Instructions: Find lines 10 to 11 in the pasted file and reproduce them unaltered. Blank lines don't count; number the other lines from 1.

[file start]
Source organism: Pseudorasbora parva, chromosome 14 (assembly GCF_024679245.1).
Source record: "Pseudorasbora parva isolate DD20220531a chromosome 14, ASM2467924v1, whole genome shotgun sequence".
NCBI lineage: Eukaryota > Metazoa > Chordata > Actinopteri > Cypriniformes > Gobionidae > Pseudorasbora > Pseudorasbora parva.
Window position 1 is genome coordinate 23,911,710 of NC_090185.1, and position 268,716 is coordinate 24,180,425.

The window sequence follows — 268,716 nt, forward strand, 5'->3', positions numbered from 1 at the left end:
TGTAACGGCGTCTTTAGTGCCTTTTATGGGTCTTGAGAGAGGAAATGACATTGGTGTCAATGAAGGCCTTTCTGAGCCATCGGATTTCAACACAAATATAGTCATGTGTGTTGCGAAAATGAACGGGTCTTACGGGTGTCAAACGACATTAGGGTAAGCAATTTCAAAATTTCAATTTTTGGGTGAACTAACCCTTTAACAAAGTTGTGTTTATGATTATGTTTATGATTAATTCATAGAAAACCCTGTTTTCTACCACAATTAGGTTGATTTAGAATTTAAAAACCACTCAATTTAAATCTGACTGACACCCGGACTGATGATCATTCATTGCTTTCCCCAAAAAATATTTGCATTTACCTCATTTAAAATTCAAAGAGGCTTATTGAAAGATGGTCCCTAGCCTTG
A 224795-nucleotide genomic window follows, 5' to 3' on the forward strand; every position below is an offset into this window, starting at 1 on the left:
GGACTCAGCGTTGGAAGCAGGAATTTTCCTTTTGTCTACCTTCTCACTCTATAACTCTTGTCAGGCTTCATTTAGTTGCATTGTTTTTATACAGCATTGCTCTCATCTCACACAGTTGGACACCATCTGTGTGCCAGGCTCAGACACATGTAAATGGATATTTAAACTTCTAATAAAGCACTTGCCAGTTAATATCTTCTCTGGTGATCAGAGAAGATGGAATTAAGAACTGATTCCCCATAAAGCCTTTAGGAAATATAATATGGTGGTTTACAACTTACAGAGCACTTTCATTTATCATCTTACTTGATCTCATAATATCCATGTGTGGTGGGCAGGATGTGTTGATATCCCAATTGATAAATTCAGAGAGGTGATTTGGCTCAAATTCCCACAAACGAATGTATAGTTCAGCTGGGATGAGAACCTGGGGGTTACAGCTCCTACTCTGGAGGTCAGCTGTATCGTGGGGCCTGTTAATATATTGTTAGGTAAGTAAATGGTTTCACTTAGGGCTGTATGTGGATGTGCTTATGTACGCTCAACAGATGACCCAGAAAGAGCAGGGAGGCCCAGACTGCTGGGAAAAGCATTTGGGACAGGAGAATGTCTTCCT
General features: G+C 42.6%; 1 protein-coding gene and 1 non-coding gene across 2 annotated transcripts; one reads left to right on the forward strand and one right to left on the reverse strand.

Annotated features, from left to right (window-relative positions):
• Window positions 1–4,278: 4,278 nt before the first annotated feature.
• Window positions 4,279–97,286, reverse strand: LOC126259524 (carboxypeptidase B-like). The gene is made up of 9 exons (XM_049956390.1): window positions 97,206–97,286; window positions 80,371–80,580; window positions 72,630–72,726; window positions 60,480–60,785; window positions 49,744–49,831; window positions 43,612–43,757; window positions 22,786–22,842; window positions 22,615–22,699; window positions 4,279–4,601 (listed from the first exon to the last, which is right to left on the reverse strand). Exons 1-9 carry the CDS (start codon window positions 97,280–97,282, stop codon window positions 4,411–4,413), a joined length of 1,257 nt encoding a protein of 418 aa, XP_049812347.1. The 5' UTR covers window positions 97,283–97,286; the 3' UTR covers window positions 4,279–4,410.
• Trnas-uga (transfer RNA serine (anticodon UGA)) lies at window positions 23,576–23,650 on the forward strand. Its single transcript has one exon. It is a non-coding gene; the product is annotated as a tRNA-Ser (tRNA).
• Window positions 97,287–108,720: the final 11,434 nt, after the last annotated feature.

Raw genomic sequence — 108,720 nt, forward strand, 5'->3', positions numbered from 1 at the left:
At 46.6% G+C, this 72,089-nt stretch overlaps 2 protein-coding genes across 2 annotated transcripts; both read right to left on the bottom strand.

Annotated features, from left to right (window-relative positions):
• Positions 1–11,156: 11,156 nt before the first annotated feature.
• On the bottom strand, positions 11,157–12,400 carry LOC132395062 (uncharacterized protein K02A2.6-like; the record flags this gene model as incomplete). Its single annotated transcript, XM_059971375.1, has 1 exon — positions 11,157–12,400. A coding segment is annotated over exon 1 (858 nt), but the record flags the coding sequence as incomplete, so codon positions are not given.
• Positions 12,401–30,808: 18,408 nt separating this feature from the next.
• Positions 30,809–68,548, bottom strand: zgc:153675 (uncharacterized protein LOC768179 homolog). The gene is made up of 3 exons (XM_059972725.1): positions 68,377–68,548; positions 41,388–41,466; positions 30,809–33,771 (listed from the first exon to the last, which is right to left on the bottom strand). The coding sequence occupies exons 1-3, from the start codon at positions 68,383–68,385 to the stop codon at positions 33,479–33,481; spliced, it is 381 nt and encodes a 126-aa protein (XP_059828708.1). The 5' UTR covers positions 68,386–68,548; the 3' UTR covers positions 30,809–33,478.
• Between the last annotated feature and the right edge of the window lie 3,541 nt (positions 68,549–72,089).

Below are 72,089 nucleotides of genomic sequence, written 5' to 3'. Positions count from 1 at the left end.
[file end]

Annotated features, from left to right (window-relative positions):
• Window positions 1–4,278: 4,278 nt before the first annotated feature.